At Lakewood Elementary in St. Petersburg, students have goals and work daily toward them, teachers are motivated in their jobs, and the school, led by an innovative principal, is figuring out how to succeed. That’s an all-too-rare outcome in the county’s poorest public schools. But Lakewood’s story shows that educational achievement isn’t limited to certain ZIP codes, and it proves that turning around struggling schools is worth the effort, no matter how many tries it takes.
Tampa Bay Times education writer Jeffrey Solochek chronicled the steady climb at Lakewood, which earns perennial F’s from the state and checks every box for a failing school: a heavily poor and minority student body; high teacher turnover; rampant discipline problems and test scores ranking among the state’s worst.
Many Times readers will recall that Lakewood was one of five elementary schools that plummeted into chaos and failure after the Pinellas school board reversed its policy on integrating schools and never followed up with extra money or support. The Times’ 2015 Failure Factories investigation revealed how students at Lakewood and four other south St. Petersburg schools were allowed to fail, year after year, with little response from local leaders. The good teachers fled as the schools became chaotic and even violent. In short, Lakewood’s past and present offered little hope for its future.
Following another F from the state, Lakewood was required to follow a state-mandated plan that included hiring a principal who had experience turning around other struggling schools. Stephanie Woodford cleared the slate and began to rebuild Lakewood from the ground up. She and an assistant principal overhauled class schedules to let teachers focus on single subjects. They put renewed attention on the pre-K and kindergarten programs so Lakewood students would have a solid foundation from which to learn. And they attended to students’ lives and struggles outside the classroom, bringing in behavior specialists and other counselors, which led to fewer discipline problems. That holistic and unrestrained approach appears to have set the stage for gains that matter most: in the classroom.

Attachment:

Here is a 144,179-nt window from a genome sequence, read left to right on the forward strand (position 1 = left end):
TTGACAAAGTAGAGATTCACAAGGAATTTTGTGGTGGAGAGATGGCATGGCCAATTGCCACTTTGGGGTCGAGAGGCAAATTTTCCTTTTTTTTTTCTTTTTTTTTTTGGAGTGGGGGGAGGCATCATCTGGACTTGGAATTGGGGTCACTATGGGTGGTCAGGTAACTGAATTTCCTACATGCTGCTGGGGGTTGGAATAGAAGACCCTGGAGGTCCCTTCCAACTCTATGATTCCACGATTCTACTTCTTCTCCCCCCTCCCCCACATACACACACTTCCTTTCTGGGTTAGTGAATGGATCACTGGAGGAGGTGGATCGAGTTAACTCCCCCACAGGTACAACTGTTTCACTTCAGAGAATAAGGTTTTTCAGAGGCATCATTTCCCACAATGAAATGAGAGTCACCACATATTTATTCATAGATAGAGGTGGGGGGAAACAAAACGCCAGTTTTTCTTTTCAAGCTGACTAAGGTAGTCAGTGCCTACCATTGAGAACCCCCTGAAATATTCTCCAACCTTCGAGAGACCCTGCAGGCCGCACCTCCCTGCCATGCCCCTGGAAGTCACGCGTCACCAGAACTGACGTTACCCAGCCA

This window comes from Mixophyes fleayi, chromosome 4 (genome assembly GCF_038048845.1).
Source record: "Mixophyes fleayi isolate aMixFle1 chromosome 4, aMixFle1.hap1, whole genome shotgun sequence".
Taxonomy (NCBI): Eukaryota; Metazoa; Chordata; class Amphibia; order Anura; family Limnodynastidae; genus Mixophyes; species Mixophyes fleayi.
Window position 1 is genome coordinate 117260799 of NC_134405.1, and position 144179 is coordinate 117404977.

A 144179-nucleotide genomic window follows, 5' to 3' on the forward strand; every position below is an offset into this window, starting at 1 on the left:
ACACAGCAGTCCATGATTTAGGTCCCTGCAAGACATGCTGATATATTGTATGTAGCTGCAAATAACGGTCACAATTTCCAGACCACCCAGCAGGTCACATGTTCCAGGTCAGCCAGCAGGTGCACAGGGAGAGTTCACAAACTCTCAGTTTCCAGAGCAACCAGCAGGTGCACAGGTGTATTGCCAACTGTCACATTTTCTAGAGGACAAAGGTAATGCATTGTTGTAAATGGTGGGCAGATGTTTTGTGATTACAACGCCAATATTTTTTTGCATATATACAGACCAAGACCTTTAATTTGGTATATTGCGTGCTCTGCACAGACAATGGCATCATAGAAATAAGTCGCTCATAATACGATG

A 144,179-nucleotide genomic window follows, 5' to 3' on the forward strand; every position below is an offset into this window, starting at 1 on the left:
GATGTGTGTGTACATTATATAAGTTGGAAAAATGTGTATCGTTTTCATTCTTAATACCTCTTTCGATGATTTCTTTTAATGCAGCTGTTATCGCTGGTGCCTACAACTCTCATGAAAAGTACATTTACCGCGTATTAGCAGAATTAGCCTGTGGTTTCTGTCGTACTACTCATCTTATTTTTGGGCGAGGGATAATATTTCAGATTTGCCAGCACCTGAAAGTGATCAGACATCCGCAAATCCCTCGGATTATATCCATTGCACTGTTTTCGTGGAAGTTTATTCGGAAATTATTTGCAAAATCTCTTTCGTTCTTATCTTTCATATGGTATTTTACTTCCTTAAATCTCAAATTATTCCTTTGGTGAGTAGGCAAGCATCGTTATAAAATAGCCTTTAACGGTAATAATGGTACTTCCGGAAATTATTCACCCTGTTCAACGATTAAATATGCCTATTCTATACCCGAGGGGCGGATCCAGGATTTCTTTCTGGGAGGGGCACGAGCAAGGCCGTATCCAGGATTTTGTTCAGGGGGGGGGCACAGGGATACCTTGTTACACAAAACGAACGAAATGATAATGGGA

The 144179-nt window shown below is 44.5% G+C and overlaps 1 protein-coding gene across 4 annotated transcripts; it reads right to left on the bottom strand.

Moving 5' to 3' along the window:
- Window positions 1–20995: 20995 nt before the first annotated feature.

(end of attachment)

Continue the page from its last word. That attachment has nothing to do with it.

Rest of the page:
Perhaps Woodford’s boldest move was to use data to track every child’s progress — and do so publicly. That meant charts on white boards and constant conversations about individual students’ strengths and weaknesses, successes and failures. It was a potentially risky move given how standardized approaches to learning and testing have produced negative results for millions of minority children nationally. But among the close-knit staff at Lakewood, seeing real-time data has served as daily motivation — and sparked buy-in from students.
A fourth-grader who had trouble paying attention and regularly ran out of class raised his grades and earned a spot on Lakewood’s “Success Squad.” A fifth-grader who was behind in writing has surpassed her goal and continues to improve. Two students don’t indicate a complete turnaround, but they’re representative of the culture change that has taken hold at Lakewood.
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With the school year wrapping up, Pinellas Superintendent Michael Grego persuaded the state Board of Education to extend Lakewood’s turnaround plan, giving the school more time to meet its goals. Testing data from throughout the school year shows students making widespread gains and gives Grego reason to be optimistic. School grades from the state have been suspended during the pandemic, but Lakewood is so confident in its progress, it has made a bold request: to get a state grade anyway. That will come this summer.
In a year that set many countless children further behind, Lakewood Elementary defied expectations and showed what’s possible with the right combination of a strong principal, an energetic staff and an environment that supports experimentation while measuring results. With Lakewood on such a promising path, Pinellas now has a model for getting more struggling schools headed in the same direction.
Editorials are the institutional voice of the Tampa Bay Times. The members of the Editorial Board are Editor of Editorials Graham Brink, Sherri Day, Sebastian Dortch, John Hill, Jim Verhulst and Chairman and CEO Paul Tash. Follow @TBTimes_Opinion on Twitter for more opinion news.